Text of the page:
Life can be funny sometimes. Things we often tend to view in absolutes can become quite fuzzy or even inverted when the context is right. One example I’ve experienced very recently is an inversion of the concept that it’s bad to be unwanted.
Most of us spend a good portion of our lives trying to be something or someone who is wanted. We develop skills that are wanted by employers. We seek to be wanted by friends and love interests. We often find ourselves trying to acquire stuff and abilities that place us in a position to be envied. I think it is a part of human nature to want to be something admired or desired by almost everyone we meet.
When I was a kid, I was a klutz who was usually among the last to be chosen when it came time to pick teams for any kind of sport (a situation, incidentally, that hasn’t really changed). I hated feeling unwanted, and as a result I pretty much quit trying to play sports in the first place. As a young man, I didn’t fit in with the “in crowd” (who incidentally have for the most part had fairly miserable adult lives if reports are to be believed) and was an unwanted strap-hanger or outsider. I hated it enough that I quit going to youth activities at church to avoid feeling unwanted. I wanted to be wanted.
Fast forward many years, and I am now waiting to find out where the Air Force is going to send us for the next four years. For some unknown reason, the personnel gods decided to completely ignore my preferences and the recommendations of my senior leadership and opted to recommend me to the “cables” office at the office of the Secretary of Defense (SECDEF). This office is basically a glorified 24-hour a day, 365 day a year answering and generalized executive services staff for the SECDEF. It’s not the kind of thing I’ve spent years and years in school only to spend the last years of my military service on. In fact, one of my friends from a previous assignment had worked in that office before, and the first thing he said when I called him was: “You’ll HATE it!” Based on his subsequent descriptions, I’m certain he was right.
The way I found out about the personnel system’s intentions was a call from the chief of the cables office, a Navy Captain (Colonel equivalent). He was concerned that I didn’t have enough “operational experience” in my background. He expressed hesitation and reservation in hiring me, and made it sound like the job was something to be coveted. He seemed to suffer from the same delusion many Air Force fighter pilots are under that being an “operator” qualifies you for everything, and that anyone who hasn’t done what they’ve done couldn’t possibly be as good at anything as they are. I’m not sure what planning and executing operations has to do with answering the phone and filing emails, but I answered his questions and sent him a more detailed resume anyway. Along the way, I think I might have mentioned the fact that I hadn’t exactly volunteered for the position (didn’t intend to submarine the job, but sometimes Freudian slips are hard to avoid).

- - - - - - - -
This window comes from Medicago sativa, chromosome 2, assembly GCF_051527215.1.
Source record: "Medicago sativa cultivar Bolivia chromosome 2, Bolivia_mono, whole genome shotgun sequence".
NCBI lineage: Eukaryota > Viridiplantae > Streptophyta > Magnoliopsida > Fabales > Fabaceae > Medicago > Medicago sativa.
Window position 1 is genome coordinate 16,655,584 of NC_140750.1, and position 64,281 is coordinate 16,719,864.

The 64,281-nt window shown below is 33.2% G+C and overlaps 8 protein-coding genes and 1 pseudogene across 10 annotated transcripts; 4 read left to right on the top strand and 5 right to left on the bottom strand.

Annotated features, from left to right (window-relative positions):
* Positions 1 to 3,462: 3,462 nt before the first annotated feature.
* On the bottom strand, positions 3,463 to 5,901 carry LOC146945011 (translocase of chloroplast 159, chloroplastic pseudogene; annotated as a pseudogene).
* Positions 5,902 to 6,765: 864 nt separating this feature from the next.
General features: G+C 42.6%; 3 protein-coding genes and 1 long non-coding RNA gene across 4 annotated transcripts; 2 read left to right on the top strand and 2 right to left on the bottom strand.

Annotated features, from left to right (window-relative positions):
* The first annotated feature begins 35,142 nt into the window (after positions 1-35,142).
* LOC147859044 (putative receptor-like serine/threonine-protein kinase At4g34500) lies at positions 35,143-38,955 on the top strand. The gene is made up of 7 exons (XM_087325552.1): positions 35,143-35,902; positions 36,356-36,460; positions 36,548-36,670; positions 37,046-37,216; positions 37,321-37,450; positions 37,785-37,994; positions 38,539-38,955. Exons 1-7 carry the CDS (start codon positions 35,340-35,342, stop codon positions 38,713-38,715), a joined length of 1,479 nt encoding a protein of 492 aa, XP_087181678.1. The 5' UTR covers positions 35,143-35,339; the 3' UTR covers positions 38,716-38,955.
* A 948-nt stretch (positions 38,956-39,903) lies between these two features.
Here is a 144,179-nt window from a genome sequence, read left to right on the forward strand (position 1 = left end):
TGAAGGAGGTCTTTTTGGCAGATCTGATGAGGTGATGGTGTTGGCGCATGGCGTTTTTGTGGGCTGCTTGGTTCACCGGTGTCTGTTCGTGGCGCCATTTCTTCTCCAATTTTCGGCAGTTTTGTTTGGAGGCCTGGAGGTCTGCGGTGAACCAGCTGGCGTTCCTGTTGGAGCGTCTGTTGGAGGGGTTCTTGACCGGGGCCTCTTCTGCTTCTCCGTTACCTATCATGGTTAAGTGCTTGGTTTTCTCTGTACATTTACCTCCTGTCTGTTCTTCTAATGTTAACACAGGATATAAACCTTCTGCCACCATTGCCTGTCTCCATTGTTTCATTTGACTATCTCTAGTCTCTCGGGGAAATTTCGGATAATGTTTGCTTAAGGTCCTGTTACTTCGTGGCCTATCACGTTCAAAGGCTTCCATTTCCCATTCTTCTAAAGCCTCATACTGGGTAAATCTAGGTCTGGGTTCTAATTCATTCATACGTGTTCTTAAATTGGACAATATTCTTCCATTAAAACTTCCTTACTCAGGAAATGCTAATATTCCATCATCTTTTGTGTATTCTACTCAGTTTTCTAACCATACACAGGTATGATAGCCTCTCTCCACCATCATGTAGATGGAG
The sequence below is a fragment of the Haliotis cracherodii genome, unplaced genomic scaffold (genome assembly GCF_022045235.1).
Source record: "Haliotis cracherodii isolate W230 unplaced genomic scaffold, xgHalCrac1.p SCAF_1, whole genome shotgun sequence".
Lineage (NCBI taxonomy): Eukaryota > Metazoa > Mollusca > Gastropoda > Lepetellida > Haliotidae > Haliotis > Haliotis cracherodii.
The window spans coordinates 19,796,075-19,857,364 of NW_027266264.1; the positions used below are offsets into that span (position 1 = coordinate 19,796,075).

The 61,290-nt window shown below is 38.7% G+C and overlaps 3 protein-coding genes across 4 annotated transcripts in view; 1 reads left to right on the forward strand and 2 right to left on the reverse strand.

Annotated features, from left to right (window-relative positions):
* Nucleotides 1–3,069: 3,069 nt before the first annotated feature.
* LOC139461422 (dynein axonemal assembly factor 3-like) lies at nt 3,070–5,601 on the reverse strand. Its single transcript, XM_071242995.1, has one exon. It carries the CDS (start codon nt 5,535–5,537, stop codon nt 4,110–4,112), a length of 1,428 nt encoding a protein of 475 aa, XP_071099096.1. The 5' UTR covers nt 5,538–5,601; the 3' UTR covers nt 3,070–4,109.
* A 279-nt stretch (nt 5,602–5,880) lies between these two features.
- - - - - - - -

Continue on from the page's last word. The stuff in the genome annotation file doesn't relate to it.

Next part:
I didn’t hear anything back from them for a week, waiting the whole time for the dreaded notification that my assignment had been finalized. By Thursday (one week since sending my resume), I sent a short note to the Captain asking if he needed any additional information and if they had made a decision yet. He informed me that they were still deliberating and had received another nomination from the personnel center. The only way they would have gotten another nomination would have been if they asked for one. The message, intended or not, was that they weren’t happy with my background. Yesterday this was confirmed when they sent me a message telling me I was not selected for the position. I guess answering phones is too tough for someone as unexperienced and uneducated as I am. It’s never felt so good to be unwanted. I cried all day… tears of joy that is.
The only down-side to this tale, however, is that while the cables office was waffling and “deliberating,” people were being matched against all the other less than awful jobs on the must-fill list. The entire job-matching process is supposed to be complete tomorrow, and the personnel system didn’t get the message I wasn’t accepted until yesterday. They are probably going to plug me against one of the must-fill jobs that nobody volunteered for, since almost all the rest will have already been filled by now, and they don’t have a lot of time to do anything different. Man… I can’t wait to find out what other hell-hole of a job they think my PhD and varied experience qualifies me for.
It would appear we are off to Albuquerque where I will for the first time be in a position that actually has the potential to utilize all that over-hyped and high-priced education the military paid for. Michael has trouble pronouncing it, instead using a word that is more of a cross between an albatross and a turkey (albaturkey). The other kids just have trouble spelling it.